Invisible Ink: No 191 - The Rivals of Agatha Christie


Agatha Christie’s books continue to expand in sales, with squillions sold around the world each year – they’re apparently huge now in India. Who can explain the enduring popularity of the whodunnit? WH Auden pointed out that traditional crime fiction rewrites the creation myth; the snake is expelled and Adam and Eve return to a state of innocence. Or rather, the snake, having been found guilty, stumps off to the library and shoots itself. What no one has adequately explained is why Christie leapt over her rivals in sales – and rivals there were aplenty.

Patricia Wentworth was born in India but settled in Surrey, where she wrote 32 whodunnits. Her heroine was a retired governess-turned-private eye, the incorrigibly nosy Miss Maud Silver, a character not unlike Miss Marple, who insinuated herself into upper-class households and meddled until she unmasked murderers and restored order. There are sinister undercurrents in the Wentworth books that often reflect the hypocritical morality of the period. Her cases have recently resurfaced as ebooks.

Elizabeth Daly was purportedly Christie’s favourite mystery writer, and it’s easy to see why. She takes the bloodless whodunnit to an extreme distance, turning every crime into an analytical puzzle that could be viewed through field-glasses. Her bibliophile detective is the literary and sophisticated Henry Gamadge, a New York consultant who authenticates rare books, and if the rest of her cast tends to be sketched in, her period NYC settings are superbly evocative.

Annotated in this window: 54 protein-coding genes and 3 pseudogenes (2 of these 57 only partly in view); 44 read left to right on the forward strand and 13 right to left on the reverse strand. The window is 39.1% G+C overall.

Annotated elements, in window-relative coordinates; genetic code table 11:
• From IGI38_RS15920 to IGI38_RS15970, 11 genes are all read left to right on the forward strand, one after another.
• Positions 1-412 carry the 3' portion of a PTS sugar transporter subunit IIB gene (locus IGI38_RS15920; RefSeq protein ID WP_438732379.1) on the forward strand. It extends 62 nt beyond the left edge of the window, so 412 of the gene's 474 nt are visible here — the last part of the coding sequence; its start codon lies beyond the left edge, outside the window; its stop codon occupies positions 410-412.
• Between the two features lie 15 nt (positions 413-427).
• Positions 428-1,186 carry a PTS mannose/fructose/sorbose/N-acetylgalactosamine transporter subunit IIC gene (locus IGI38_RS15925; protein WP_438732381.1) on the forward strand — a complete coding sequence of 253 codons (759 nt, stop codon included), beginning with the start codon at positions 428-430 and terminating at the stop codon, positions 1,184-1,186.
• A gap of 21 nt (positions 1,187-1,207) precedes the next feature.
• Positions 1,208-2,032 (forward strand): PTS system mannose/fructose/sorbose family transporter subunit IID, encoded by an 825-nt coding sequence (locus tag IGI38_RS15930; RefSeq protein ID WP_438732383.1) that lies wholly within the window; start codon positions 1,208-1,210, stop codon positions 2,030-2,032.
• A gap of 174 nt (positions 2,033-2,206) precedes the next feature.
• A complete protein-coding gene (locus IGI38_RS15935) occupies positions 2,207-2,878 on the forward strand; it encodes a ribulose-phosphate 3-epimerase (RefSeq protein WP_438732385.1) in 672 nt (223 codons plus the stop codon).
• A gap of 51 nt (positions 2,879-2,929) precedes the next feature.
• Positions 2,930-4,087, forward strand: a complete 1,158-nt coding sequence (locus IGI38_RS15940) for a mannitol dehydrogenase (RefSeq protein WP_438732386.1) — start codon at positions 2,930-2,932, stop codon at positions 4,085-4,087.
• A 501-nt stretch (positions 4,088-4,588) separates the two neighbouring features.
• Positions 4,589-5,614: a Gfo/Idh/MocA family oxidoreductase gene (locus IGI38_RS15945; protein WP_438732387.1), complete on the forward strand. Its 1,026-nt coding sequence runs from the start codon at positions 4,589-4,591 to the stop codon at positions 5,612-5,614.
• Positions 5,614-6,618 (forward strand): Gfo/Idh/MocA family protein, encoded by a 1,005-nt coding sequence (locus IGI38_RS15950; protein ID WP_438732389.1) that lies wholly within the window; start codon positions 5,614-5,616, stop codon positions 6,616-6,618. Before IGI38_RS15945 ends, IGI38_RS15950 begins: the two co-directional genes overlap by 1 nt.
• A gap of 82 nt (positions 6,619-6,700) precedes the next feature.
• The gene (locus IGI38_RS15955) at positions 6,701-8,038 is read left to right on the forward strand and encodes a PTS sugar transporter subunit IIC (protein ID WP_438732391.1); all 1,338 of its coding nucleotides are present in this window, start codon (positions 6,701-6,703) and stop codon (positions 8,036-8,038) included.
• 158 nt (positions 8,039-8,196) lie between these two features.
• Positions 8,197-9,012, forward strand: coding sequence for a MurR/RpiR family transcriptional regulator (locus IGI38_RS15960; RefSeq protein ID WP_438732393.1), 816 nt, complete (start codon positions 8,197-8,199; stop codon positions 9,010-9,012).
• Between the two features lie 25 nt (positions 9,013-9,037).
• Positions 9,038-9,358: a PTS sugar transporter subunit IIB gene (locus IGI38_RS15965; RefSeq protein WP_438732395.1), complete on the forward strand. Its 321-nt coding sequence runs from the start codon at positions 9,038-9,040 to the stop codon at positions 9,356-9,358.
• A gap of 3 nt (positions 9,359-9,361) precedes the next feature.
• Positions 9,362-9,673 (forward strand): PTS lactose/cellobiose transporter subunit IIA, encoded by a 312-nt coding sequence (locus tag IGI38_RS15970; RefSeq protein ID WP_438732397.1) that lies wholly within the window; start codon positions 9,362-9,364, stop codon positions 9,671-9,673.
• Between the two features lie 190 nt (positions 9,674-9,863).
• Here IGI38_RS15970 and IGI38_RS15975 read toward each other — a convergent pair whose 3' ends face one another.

Wales-born Dorothy Simpson started later with the rural Inspector Luke Thanet, as did Anthea Fraser, whose Shillingham police novels sport titles based on lyrics from the English folk song “Green Grow The Rushes, O”. Hazel Holt created the charming Mrs Malory series, but perhaps Caroline Graham turned out to be Christie’s chief rival, even though her Chief Inspector Barnaby series has only run to seven volumes. A TV series based on her books was originally adapted by Anthony Horowitz to become Midsomer Murders, the ghastly long-running series involving convoluted crimes in picturesque fictional Somerset villages. International success brought longevity to the show, meaning these thatched hellholes developed a murder rate twice that of the Bronx in the 1970s.

None of which explains why Christie so soundly thrashed her rivals; perhaps her neatly structured but skeletal novels remain open to reinterpretation, and are undemanding diversions, like crosswords, or she overwhelmed by sheer ubiquity.